LETTERS: Billing machines
Apropos of the editorial “Enforce the rules” (THT, August 17, Page 8), even if taxis install two machines each, it would not stop the taxis, which seem to be run by gangsters with political blessing, would not stop fleecing the commuters. These machines work only in a highly civilized country like Japan or in a country where canes rule the roost as in Singapore or Malaysia. In a nation which is neither civilized nor has strong rules of law, the billing machine will give more leeway to the thugs to extract more money from the commuters to cover its purchase and installation. What is the use of metres or machines when the taxi drivers look or walk away from the service seekers as if telling you in body language ‘don’t come near me, I am not going anywhere’? As soon as they see someone approaching them, they will just show their back. And others will come up with stories of all one or two or ten machines out of order, leaving the commuters no choice but to pay what they say. So, as long as the government makes ‘refusal to serve’ a crime punishable by law, taxis will go only by the words of their mouths and not by machines. We have years of experience dealing with taxis in all political backdrops - monarchy, anarchy, democracy and Republic.
Unless the traffic does a sting on each and every taxi and haul the offenders to jail, we will be at the mercy of these thugs. On a different but somewhat related subject, I could not agree more with the advice in your sub-editorial ‘Action is needed’. We don’t need any more words, lessons, lectures, interactions on pollution control in the Valley and the country. Some of us have not attended a single interaction, yet know the perfect diagnosis for Nepal’s endemic environmental, social and political pollution. There is no point in spreading knowledge at huge costs. Since we have many post graduates in environmental sciences, some from foreign universities, we can apply their knowledge and skills to fight the pollution problem. Right man for the right job will solve many of Nepal’s problems.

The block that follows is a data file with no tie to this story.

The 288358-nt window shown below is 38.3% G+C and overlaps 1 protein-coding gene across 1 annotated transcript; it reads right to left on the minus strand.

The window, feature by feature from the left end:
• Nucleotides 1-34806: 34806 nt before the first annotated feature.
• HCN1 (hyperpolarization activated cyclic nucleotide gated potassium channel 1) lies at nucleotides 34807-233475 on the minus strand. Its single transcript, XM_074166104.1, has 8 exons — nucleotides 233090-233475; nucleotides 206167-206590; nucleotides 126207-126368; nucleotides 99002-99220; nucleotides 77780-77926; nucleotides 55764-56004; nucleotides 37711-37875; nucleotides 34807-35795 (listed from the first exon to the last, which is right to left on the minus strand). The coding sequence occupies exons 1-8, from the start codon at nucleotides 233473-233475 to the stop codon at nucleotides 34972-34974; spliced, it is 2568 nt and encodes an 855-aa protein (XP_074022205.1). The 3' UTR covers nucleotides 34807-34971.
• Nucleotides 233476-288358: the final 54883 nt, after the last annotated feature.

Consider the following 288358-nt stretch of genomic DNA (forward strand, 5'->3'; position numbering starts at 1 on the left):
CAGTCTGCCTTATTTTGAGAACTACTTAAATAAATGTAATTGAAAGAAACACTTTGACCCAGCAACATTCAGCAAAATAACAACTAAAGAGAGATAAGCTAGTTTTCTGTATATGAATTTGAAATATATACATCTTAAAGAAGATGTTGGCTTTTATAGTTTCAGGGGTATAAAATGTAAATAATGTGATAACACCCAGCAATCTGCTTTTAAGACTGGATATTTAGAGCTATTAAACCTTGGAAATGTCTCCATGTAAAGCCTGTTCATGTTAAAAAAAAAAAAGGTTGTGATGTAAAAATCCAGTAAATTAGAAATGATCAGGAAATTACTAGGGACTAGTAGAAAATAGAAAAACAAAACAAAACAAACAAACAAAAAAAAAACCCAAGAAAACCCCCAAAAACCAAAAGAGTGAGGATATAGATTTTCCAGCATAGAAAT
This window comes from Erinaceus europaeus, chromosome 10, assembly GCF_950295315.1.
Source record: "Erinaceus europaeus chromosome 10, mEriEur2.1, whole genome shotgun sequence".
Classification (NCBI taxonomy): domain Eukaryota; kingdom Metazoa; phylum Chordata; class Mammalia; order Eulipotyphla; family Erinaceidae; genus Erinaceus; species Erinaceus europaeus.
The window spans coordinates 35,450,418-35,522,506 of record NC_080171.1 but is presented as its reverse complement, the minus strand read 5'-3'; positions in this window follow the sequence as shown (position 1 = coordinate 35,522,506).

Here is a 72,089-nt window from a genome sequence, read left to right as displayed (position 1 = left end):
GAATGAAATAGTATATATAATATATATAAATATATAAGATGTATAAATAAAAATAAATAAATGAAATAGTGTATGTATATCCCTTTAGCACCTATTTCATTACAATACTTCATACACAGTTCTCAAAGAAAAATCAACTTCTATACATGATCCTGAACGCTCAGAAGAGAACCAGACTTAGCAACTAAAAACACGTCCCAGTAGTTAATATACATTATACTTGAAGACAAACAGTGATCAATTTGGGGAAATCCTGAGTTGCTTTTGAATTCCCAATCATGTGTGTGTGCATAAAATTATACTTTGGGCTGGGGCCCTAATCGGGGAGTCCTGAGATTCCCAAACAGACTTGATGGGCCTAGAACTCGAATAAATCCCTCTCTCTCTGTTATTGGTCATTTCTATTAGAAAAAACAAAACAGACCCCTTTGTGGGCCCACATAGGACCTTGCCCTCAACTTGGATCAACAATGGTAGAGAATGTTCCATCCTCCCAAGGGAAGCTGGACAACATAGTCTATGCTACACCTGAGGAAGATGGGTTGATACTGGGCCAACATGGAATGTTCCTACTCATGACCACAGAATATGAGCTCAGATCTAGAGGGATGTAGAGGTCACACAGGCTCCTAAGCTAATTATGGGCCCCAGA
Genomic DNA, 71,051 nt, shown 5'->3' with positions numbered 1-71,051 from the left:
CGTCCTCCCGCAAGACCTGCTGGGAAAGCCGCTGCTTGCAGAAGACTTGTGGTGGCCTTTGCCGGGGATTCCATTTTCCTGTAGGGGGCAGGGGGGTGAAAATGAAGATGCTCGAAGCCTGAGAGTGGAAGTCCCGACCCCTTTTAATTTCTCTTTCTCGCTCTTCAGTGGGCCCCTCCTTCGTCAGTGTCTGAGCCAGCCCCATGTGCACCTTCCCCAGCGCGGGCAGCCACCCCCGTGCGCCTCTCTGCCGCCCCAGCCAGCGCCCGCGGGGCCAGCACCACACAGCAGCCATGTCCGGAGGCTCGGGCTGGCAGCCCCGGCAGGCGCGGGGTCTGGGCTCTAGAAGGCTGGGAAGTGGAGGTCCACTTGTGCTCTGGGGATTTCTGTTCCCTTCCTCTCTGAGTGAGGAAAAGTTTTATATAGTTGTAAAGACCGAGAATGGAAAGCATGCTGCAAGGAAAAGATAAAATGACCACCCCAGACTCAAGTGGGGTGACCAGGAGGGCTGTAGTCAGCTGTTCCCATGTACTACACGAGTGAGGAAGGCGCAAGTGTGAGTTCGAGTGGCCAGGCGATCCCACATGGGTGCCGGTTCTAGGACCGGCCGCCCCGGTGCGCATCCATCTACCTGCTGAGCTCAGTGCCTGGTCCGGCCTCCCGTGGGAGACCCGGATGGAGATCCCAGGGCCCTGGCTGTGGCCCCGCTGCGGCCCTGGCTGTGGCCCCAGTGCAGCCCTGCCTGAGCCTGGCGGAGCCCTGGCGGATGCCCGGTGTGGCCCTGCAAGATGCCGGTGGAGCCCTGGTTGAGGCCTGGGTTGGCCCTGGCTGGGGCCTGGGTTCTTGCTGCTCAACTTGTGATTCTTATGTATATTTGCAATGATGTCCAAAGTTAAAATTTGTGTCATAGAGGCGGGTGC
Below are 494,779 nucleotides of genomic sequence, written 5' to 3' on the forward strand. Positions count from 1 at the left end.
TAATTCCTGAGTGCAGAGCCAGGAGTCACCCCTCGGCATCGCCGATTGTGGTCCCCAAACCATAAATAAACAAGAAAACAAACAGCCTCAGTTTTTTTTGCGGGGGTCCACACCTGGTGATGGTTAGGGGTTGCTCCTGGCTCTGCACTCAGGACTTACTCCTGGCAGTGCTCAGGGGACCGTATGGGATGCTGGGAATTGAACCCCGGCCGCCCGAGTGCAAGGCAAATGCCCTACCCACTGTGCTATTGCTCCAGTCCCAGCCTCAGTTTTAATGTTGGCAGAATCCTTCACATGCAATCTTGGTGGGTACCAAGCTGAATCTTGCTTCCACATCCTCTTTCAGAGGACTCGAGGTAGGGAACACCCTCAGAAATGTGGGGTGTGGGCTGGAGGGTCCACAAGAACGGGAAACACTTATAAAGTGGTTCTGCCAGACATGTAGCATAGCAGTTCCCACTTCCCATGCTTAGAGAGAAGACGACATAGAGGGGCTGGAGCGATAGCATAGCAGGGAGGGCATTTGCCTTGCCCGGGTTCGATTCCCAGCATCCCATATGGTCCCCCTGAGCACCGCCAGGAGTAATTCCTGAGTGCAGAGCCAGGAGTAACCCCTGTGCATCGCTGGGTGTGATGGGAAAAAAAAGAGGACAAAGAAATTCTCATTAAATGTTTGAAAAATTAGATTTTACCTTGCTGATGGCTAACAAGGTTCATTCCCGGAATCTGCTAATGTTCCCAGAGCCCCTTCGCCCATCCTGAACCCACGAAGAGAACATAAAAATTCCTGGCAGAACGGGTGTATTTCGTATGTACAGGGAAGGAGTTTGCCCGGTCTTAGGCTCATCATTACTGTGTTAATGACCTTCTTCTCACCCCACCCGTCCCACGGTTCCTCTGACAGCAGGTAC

Manohar Shrestha, Kathmandu
I am writing this piece to underscore the fact that we tend to think in order to develop a country there is desperate need of human resources, or if you like, manpower. I have been saying this to my brother who has studied medicine and has a job in Nepal thinking about making a U turn for a better future overseas. I had never thought a man like my brother, who never dreamt about going overseas, all of a sudden think about securing a future there. As per him there is no motivation or respect for the people who genuinely want to do something in Nepal. He was happy with the salary and all that but the organisational politics are damaging the team work, work ethics and the like. I do not see any point in letting politics do whatever it likes to bring the system at the complete knuckle under.
Shiva Neupane, Melbourne